During the past three decades, a number of substantive changes have occurred within American society that have affected our perspectives about law enforcement officers and the organizations in which they serve. Many of these changes have resulted from social initiatives, foremost among them the civil rights movement and the women's movement. Both have altered our society in a way that has redefined what is acceptable behavior. The waves set off by these movements have shattered old barriers and helped to resolve dilemmas of ethics that previously were insurmountable.
Officers no longer have to face the issue of enforcing racially or sexually discriminatory laws because our society has determined that these laws are not legal or proper. Thus the ethical dilemma that an officer might have had to face thirty years ago of whether to arrest a black person for failing to move to the back of the bus no longer exists. The institutional standards for employment and promotion that allowed discrimination based on race or sex have been determined to be illegal. Unthinkable now are the separate, unarmed black-neighborhood-only black patrols of the beginning of the century. The question of whether women are capable of handling patrol duties has been rendered obsolete, this issue having been resolved by the evidence of women police officers performing their law enforcement duties with great efficiency, strength, and dedication.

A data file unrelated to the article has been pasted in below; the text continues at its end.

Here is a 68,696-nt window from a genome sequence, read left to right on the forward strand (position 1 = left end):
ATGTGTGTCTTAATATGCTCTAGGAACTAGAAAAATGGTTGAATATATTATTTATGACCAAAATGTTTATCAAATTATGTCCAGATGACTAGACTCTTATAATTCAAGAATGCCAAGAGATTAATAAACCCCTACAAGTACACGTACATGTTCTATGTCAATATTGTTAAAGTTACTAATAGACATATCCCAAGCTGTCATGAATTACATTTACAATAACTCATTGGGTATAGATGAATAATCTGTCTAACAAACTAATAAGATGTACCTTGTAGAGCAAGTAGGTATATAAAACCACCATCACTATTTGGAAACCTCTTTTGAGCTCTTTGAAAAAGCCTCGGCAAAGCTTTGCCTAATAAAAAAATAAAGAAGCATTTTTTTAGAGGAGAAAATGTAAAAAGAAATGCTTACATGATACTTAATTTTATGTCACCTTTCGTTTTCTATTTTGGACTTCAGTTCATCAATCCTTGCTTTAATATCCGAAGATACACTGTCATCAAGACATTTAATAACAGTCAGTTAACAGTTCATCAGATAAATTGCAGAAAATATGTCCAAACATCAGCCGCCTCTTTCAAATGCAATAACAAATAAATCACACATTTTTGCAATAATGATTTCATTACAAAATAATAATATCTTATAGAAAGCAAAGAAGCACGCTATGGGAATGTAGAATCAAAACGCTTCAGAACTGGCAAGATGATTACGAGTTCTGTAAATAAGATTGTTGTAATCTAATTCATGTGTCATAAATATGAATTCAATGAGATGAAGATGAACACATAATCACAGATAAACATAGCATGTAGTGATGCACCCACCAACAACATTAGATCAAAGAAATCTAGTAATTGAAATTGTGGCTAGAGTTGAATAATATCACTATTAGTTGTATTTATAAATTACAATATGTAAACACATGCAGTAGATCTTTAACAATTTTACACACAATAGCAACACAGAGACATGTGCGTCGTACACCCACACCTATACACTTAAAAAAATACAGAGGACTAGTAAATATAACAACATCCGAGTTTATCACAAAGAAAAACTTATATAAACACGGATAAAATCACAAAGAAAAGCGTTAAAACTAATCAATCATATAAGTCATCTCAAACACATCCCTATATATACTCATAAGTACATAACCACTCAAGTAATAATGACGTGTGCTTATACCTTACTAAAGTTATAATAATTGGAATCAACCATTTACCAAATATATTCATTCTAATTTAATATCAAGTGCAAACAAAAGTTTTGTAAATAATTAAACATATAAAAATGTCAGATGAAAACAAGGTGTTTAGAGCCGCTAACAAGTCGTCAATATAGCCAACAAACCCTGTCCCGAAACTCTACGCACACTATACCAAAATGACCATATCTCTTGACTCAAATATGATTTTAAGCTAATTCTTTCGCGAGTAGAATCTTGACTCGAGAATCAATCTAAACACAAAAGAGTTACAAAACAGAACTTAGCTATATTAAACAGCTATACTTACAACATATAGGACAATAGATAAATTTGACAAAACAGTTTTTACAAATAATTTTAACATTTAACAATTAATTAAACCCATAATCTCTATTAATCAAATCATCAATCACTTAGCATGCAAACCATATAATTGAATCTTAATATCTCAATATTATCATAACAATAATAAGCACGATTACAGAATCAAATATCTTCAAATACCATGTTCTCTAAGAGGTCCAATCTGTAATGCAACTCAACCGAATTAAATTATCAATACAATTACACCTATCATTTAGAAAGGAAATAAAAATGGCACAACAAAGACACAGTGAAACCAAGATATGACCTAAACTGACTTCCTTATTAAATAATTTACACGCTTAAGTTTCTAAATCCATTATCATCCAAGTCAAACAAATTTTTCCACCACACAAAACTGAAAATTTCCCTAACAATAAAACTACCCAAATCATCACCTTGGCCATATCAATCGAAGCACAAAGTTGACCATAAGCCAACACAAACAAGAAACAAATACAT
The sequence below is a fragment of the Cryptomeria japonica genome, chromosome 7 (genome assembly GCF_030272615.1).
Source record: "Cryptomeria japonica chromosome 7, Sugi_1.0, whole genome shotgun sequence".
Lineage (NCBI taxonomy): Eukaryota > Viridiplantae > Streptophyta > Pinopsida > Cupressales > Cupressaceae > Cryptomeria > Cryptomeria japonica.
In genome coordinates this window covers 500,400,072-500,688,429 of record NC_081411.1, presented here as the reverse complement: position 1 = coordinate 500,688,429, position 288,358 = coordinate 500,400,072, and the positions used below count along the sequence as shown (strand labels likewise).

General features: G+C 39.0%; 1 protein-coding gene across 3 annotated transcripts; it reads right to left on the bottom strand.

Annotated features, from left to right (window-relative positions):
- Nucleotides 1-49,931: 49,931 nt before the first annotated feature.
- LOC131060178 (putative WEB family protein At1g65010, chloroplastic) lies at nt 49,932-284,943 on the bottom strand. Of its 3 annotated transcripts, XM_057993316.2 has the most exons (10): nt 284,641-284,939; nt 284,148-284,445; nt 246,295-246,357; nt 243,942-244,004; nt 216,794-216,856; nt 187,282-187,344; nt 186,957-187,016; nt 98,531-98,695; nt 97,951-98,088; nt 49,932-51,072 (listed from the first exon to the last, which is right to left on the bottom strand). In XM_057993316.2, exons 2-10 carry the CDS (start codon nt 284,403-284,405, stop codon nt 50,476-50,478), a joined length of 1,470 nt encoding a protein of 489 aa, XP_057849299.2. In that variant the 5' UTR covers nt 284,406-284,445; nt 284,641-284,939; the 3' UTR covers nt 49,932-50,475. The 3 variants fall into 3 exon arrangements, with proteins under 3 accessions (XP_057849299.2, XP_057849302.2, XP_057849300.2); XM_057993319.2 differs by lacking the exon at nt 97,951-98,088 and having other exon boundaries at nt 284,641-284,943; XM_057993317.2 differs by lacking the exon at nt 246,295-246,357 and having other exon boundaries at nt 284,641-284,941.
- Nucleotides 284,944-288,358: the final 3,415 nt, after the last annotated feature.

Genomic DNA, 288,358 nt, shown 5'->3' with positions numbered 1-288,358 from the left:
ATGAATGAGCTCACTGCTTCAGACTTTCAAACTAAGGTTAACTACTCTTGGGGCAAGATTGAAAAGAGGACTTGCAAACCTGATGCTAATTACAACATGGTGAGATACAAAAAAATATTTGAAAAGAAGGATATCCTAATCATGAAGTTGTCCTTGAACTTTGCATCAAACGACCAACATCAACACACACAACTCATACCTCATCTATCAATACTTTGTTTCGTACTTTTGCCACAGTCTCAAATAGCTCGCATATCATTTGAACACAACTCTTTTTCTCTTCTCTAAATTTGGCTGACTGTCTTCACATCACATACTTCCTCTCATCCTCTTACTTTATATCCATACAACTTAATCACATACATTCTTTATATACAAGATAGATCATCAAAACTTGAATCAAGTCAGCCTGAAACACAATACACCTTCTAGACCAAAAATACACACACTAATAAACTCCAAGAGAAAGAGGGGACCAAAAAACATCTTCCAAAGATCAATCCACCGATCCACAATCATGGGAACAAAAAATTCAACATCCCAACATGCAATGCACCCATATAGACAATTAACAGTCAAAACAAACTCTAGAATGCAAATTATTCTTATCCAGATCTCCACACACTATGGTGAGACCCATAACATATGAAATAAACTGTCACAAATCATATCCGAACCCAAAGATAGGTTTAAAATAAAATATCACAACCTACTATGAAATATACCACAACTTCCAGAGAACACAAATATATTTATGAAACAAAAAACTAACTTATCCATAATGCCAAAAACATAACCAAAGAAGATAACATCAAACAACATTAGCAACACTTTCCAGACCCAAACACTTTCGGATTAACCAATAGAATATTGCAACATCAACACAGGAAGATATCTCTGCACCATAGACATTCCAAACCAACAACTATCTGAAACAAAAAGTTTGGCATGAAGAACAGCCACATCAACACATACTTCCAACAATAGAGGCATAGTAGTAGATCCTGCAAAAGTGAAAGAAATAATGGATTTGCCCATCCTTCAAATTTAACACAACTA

The moral dilemma faced by a recruiting officer, whether to enforce institutionally discriminatory hiring practices against minorities or women, has been resolved by statute and case law. Of course, this does not mean that discrimination no longer exists, nor does it mean that a member of a law enforcement organization, in making personnel decisions, is not faced with adverse institutional pressures. However, the recruiter does have the law to comply with, and the institution has a standard of fairness and equality that it must meet in the discharge of its responsibilities. Where discrimination occurs, the official and the institution can be sued, held liable, and forced to make substantial damage payments.
Daily challenges to a police agency's ethics remain. Today the greatest of these are like to be presented by the culture of violence that has become pervasive in many U.S. cities. We do not seem to be able to get guns off the streets because they have been legitimized. They frequently end up in the hands of people who are mentally disturbed and bent on criminality. In a street encounter, more often than not, an officer faces down someone he does not know, and yet he frequently has to make a judgment or decision within a matter of seconds about whether he is going to use his weapon. What does the law allow? The law may say he can use his weapon whenever life is endangered, but that does not resolve the moral dilemma of whether it is absolutely necessary to shoot. …